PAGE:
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  • Municipal Bonds

    Muni Bond Market December 2020 Recap

    Jim Colby, Portfolio Manager and Strategist, Municipal Bonds
    December 11, 2020
     

    During this time, I am reminded of the old, but popular, crime show "Dragnet" of the 1950's. The signature saying "just the facts, ma'am, just the facts" seems a cheeky but appropriate response when asked what to make of the municipal bond market in this, the final month of the year. I could offer some nuanced response, which overlooks the fundamental fact that the broadly discussed imbalanced dynamic of demand over supply is again driving positive performance for the year.

    The value for the tax- exempt coupon has been a consistent theme throughout the peaks and valleys of the past two years. Now, with a Democratic electoral victory in place, there are expectations for higher taxes. The positive news on effective vaccines may lead to a medical win over the Corona Virus. These developments have the potential to lead to a broad based economic recovery, and are possible reasons for continued strong demand for municipals. These are the facts. Further, despite some downgrades of issuers’ credits by the ratings agencies, those same entities have also suggested that most States and municipalities are well positioned (i.e., have the tools and resources) to weather further economic malaise, and are expected to regain their footing in the latter half of 2021.

    So, final facts: issuers are continuing to find strong demand in our markets. Manufactured low U.S. Treasury rates will keep municipal rates low, at least in to the first quarter, and the market will remain an attractive place to raise capital. The resilience of municipals puts the months of March and April in the rearview mirror, and takes the year to a happy conclusion, where I believe positive returns for the year may put smiles on investor faces.

    Municipal Indices: Growth of $10K YTD 2020

    Municipal Indices: Growth of $10K YTD 2020

    Source: Morningstar. As of 12/6/2020.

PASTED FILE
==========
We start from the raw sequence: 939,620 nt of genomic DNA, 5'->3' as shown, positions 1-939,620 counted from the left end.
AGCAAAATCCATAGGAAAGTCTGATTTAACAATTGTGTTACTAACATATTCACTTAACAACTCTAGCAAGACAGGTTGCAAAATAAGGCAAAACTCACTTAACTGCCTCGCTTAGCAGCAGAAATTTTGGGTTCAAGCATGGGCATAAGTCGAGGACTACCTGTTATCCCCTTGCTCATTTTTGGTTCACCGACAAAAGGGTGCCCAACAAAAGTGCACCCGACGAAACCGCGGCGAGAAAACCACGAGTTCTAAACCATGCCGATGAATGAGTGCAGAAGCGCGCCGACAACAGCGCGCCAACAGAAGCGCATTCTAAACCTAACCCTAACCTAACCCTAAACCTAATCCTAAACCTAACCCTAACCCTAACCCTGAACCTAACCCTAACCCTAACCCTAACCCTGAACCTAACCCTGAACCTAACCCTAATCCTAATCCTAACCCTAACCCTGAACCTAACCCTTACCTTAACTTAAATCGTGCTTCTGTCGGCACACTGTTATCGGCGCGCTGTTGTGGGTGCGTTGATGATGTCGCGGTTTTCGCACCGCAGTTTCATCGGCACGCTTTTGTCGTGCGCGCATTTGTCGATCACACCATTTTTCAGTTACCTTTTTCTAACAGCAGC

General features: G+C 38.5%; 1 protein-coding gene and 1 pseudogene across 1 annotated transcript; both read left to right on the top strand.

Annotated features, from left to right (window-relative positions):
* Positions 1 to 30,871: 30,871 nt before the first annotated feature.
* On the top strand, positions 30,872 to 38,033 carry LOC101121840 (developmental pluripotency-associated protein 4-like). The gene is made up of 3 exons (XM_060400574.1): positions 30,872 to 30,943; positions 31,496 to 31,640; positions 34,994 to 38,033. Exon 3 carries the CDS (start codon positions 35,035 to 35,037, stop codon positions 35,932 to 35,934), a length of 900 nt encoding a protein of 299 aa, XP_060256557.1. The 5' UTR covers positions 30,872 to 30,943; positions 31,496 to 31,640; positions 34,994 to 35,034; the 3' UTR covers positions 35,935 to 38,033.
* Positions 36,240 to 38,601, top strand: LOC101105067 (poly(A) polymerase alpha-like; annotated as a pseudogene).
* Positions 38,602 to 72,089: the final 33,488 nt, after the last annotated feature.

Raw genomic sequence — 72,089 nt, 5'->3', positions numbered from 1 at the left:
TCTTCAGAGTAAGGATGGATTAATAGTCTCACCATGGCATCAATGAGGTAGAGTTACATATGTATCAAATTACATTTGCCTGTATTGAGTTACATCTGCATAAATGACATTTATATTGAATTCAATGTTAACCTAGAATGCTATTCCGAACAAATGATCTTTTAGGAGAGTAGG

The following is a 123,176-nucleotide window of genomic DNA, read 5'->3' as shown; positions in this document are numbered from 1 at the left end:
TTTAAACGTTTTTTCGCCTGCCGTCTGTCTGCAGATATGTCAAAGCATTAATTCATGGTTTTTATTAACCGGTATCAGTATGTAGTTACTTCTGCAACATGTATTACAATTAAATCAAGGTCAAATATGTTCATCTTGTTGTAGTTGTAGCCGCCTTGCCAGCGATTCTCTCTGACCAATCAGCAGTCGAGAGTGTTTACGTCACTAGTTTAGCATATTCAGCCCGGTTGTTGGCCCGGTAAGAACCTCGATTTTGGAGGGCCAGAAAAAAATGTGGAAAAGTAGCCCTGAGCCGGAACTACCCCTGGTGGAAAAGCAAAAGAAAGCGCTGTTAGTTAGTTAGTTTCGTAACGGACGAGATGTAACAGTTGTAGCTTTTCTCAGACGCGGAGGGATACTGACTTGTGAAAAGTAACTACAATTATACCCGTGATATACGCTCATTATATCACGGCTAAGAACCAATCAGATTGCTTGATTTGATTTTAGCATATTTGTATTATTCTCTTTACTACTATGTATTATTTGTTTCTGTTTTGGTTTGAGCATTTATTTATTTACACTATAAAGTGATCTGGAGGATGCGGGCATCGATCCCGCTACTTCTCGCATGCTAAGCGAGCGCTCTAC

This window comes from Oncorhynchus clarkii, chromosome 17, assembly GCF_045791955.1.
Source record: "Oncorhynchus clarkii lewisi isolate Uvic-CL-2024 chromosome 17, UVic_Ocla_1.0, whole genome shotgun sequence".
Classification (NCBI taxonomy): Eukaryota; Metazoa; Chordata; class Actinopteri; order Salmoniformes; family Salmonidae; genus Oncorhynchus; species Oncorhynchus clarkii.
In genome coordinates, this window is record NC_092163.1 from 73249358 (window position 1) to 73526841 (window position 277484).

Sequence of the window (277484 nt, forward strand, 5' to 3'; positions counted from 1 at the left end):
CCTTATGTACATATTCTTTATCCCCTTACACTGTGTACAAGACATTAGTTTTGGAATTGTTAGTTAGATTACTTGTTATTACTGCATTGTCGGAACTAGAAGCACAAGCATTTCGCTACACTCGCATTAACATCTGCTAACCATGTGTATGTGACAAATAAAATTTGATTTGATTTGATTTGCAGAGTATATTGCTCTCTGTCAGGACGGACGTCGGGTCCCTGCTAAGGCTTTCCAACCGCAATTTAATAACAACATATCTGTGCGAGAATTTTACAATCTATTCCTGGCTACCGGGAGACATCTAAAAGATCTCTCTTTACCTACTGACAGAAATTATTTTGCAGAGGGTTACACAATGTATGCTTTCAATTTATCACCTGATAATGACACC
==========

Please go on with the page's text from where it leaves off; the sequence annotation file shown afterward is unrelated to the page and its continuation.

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    Municipal bonds are subject to risks related to litigation, legislation, political change, conditions in underlying sectors or in local business communities and economies, bankruptcy or other changes in the issuer’s financial condition, and/or the discontinuance of taxes supporting the project or assets or the inability to collect revenues for the project or from the assets. Bonds and bond funds will decrease in value as interest rates rise. Additional risks include credit, interest rate, call, reinvestment, tax, market and lease obligation risk. High-yield municipal bonds are subject to greater risk of loss of income and principal than higher-rated securities, and are likely to be more sensitive to adverse economic changes or individual municipal developments than those of higher-rated securities. Municipal bonds may be less liquid than taxable bonds.

    The income generated from some types of municipal bonds may be subject to state and local taxes as well as to federal taxes on capital gains and may also be subject to alternative minimum tax.

    All investing is subject to risk, including the possible loss of the money you invest. As with any investment strategy, there is no guarantee that investment objectives will be met and investors may lose money. Diversification does not ensure a profit or protect against a loss in a declining market. Past performance is no guarantee of future results.

  • Authored by

    Jim Colby
    Portfolio Manager and Strategist, Municipal Bonds

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